Historiography on the Jews in the ‘Talmudic Period’ (70–640 <span class="smallCaps">ce</span>)

Seth Schwartz

in The Oxford Handbook of Jewish Studies

Published in print December 2004 | ISBN: 9780199280322
Published online September 2009 | e-ISBN: 9780191577260 | DOI:

Series: Oxford Handbooks in Religion and Theology

 Historiography on the Jews in the ‘Talmudic Period’ (70–640 ce)

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This article presents a narrative history of the Jews between the destruction of the Second Temple (70 ce) and the Arab conquest of Palestine (c.640 ce). After the destruction, Palestine was made into a standard Roman province in a way which at least curtailed the Jews' traditional autonomy. Nevertheless, the Jews rebelled again, with disastrous results. The Diaspora Revolt (115–17 ce) seems to have ended in the decimation or destruction of the Jewish settlements in Egypt, Libya, and several other places, while the Bar Kokhba Revolt (132–5) brought an end to the Jews' hopes for the restoration of Jerusalem and the Temple and, more tangibly, to Jewish settlement in the district of Judaea. The historiography of the past sixty years on the Jews in the ‘Talmud period’ can be divided into two very broad tendencies, which may be designated Israeli and non-Israeli.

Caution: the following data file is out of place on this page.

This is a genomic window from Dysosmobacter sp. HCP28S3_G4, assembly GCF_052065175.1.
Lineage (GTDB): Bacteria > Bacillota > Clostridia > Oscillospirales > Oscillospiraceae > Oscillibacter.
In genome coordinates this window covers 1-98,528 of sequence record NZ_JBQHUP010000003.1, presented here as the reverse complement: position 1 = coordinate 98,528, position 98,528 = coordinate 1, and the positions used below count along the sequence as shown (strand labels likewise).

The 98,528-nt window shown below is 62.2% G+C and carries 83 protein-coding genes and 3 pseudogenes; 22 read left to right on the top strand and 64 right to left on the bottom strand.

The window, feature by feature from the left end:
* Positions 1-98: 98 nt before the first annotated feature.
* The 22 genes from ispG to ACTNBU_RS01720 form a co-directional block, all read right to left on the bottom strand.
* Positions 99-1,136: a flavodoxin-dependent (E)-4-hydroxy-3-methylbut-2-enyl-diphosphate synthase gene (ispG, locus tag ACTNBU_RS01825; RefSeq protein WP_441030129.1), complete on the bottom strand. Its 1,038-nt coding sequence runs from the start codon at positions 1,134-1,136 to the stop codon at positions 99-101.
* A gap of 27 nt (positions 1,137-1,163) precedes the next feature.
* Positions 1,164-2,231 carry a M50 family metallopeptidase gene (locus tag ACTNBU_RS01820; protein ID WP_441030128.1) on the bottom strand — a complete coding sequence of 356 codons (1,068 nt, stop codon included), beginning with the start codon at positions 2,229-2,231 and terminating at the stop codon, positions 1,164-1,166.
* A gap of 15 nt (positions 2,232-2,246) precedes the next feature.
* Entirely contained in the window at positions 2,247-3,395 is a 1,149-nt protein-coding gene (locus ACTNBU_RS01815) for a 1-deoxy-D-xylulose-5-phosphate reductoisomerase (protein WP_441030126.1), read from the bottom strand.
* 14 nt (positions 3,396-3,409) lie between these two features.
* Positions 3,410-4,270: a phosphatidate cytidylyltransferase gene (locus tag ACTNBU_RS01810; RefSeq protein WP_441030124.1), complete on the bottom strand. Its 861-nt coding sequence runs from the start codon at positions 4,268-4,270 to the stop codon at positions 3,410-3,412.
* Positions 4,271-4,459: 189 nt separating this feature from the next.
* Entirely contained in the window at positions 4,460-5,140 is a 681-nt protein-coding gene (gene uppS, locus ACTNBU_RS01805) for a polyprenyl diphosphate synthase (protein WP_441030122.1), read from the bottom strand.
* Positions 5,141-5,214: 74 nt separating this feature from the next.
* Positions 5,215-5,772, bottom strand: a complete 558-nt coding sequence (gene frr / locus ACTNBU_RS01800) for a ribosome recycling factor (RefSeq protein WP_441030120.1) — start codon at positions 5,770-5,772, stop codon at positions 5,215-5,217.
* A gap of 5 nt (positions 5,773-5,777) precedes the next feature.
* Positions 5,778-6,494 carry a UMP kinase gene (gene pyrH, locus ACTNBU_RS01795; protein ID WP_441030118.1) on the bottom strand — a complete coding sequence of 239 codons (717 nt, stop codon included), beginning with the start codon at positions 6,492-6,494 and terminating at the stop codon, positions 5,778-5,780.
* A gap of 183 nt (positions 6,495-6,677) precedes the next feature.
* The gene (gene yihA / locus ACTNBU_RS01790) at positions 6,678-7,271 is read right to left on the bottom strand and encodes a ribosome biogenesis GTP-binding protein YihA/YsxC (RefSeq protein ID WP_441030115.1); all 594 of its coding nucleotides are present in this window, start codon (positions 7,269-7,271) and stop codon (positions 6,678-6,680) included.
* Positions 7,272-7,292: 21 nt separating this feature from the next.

Keywords: Talmud Period; Second Temple; Palestine; Diaspora Revolt; Jewish settlements; historiography; Judaea; Bar Kokhba Revolt

Article.  16512 words. 

Subjects: Judaism and Jewish Studies ; Religious Studies ; History of Religion

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